Former guitarist and co-founder of the bands Blink-182 and Angels & Airwaves, Tom DeLonge, made headlines recently when he announced the launch of his new company, To The Stars Academy. The company’s mission is to gather a team of researchers and create a vehicle to explore “exotic” areas of aerospace engineering and technologies. DeLonge has previously been named the OpenMinds.tv 2017 Researcher of the Year, and has been a long time advocate for disclosure of UFO and alien technology research.
DeLonge has made some interesting claims, including a story about having met an alien life form near Area 51, knowledge about ‘alien technologies’ that have been used and studied for decades by certain groups within the CIA, even stating that there have been instances when he felt that his life were in danger after having his phone tapped. These claims, as well as his book may have been looked at as nothing more than fictional conspiracy theories by the public had it not been for the emails leaked by WikiLeaks of former Hillary Clinton Campaign Chairman and Senior Advisor to President Barack Obama, John Podesta, in October of last year. The emails revealed that Podesta and DeLonge had met personally and corresponded multiple times regarding public disclosure about knowledge of the existence of UFO’s, or “Advanced Aerial Threats,” as DeLonge called them in his interview on The Joe Rogan Experience podcast last week.
Podesta himself has also been a proponent for disclosure. Following his departure from the Obama Administration, he made his position clear on Twitter: This account is an archived Obama Administration account, but @Podesta44 posted this tweet before the account became inactive.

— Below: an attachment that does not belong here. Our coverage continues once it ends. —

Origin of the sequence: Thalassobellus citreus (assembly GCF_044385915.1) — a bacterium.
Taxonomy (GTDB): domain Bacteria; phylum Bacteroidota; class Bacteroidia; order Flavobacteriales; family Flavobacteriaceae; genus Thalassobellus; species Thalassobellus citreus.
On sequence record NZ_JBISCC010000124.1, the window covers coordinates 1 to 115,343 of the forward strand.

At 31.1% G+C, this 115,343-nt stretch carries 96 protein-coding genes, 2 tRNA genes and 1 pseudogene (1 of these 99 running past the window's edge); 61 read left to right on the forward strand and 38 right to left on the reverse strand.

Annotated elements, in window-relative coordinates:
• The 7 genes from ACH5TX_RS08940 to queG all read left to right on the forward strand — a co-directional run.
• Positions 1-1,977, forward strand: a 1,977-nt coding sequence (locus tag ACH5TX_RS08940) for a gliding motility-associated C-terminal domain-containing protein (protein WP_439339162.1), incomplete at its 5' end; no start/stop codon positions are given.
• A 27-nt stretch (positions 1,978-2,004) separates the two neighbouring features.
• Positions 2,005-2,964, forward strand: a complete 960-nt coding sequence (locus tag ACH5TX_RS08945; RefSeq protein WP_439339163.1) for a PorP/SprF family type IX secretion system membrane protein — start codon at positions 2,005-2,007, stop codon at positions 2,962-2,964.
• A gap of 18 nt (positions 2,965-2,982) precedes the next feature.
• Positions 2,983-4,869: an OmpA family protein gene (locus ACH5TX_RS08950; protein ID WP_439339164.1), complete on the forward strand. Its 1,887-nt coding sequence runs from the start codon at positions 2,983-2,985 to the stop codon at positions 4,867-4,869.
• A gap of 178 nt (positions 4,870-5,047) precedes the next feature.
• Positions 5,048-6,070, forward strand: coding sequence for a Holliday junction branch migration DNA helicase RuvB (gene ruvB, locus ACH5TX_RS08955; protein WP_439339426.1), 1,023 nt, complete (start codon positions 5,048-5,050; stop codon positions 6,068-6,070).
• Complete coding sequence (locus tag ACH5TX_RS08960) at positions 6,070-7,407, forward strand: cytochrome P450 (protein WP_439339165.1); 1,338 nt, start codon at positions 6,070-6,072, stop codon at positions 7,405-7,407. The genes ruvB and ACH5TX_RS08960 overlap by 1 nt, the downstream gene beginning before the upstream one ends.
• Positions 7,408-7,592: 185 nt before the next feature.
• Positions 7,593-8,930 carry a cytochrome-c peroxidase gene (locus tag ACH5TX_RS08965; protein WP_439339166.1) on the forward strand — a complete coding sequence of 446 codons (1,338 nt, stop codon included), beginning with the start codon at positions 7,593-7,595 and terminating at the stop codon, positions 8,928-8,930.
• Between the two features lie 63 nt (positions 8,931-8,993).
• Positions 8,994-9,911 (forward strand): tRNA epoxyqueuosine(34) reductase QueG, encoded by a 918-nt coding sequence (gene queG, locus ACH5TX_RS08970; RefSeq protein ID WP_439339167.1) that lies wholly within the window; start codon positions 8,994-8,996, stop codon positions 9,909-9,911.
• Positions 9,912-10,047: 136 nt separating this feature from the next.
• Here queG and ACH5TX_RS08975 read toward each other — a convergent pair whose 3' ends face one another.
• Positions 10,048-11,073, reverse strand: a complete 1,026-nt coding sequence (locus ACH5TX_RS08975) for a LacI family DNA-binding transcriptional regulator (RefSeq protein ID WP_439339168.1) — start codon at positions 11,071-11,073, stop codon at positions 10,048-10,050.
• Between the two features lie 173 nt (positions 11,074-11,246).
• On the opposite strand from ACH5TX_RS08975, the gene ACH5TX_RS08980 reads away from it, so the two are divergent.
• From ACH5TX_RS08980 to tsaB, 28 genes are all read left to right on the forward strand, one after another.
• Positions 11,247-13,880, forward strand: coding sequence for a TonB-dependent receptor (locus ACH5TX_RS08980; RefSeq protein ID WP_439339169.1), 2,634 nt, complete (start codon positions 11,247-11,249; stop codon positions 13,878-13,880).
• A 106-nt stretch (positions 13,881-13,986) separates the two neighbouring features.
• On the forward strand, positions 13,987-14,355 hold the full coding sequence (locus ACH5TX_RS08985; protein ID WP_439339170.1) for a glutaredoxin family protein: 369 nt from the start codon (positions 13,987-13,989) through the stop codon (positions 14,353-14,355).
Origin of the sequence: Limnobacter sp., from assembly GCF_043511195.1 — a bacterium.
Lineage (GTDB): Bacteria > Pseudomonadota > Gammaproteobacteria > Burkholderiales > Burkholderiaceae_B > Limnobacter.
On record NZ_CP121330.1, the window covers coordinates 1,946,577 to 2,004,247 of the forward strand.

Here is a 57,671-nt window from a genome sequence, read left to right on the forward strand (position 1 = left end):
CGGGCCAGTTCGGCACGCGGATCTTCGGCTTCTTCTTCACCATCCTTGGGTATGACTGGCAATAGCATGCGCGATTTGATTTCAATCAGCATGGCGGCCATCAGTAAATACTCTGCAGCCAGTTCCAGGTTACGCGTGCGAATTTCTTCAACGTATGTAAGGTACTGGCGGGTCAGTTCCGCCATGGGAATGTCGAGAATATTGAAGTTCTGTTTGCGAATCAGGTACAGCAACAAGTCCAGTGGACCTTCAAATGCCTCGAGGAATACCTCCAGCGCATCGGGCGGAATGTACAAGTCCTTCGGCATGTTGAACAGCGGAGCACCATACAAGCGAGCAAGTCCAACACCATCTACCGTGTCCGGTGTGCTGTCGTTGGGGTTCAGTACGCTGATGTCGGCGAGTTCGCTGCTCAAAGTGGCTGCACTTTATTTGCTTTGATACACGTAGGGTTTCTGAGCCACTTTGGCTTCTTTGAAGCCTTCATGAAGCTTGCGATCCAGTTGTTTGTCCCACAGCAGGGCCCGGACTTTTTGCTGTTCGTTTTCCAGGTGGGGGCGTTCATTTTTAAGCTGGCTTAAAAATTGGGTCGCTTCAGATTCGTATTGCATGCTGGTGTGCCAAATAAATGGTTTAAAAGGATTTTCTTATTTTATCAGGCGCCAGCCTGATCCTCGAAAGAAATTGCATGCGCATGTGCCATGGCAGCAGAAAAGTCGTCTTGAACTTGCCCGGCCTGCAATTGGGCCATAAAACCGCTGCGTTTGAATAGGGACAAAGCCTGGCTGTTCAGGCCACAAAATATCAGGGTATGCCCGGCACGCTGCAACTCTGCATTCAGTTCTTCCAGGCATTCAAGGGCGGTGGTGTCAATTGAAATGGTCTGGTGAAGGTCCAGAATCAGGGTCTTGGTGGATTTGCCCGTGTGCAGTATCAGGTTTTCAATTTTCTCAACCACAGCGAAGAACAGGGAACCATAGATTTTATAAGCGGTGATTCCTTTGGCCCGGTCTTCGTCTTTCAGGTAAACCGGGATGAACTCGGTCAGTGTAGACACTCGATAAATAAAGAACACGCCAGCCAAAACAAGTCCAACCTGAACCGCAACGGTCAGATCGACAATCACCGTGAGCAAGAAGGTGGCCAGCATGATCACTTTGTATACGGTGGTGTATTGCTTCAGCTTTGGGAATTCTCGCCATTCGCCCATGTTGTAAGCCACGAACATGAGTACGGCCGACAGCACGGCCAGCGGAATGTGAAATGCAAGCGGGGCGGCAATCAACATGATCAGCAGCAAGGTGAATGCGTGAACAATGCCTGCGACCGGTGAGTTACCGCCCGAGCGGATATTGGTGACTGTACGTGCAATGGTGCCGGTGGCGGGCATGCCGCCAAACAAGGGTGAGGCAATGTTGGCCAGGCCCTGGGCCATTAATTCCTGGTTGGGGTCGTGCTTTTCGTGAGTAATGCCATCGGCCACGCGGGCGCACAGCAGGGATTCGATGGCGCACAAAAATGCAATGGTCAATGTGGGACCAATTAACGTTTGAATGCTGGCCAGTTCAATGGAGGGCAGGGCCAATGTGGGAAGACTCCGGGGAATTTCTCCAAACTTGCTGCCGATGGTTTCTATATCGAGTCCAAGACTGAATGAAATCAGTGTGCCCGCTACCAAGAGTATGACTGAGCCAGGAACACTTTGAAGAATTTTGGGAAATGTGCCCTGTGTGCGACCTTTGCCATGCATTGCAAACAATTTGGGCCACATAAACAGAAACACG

To The Stars Academy has a team comprised of former CIA senior intelligence service members, analysts and advisers to NASA and the U.S. Department of Defense, and a retired program director for advanced systems from Lockheed Martin Advanced Development Programs, among many other impressive titles. Although their exact technological and scientific goals have yet to be presented in detail, their areas of study include “human ultra-experience database, engineering the space-time metric, brain-computer interface technology, and telepathy.”
One disheartening factor to those who may be interested in investing is the fact that U.S. intelligence agencies have been known to feed misinformation and false intelligence regarding this topic to the public and “agents” as well. DeLonge’s company also has a fundraising goal of just $50 million, which seems a little on the short end, considering the kinds of technologies and scientific prospects being discussed. Only time will tell if the emergence of this company will lead to new public knowledge or advancements, but with the names and positions of those connected to the project, it may be wise to keep a close eye on this developing story.
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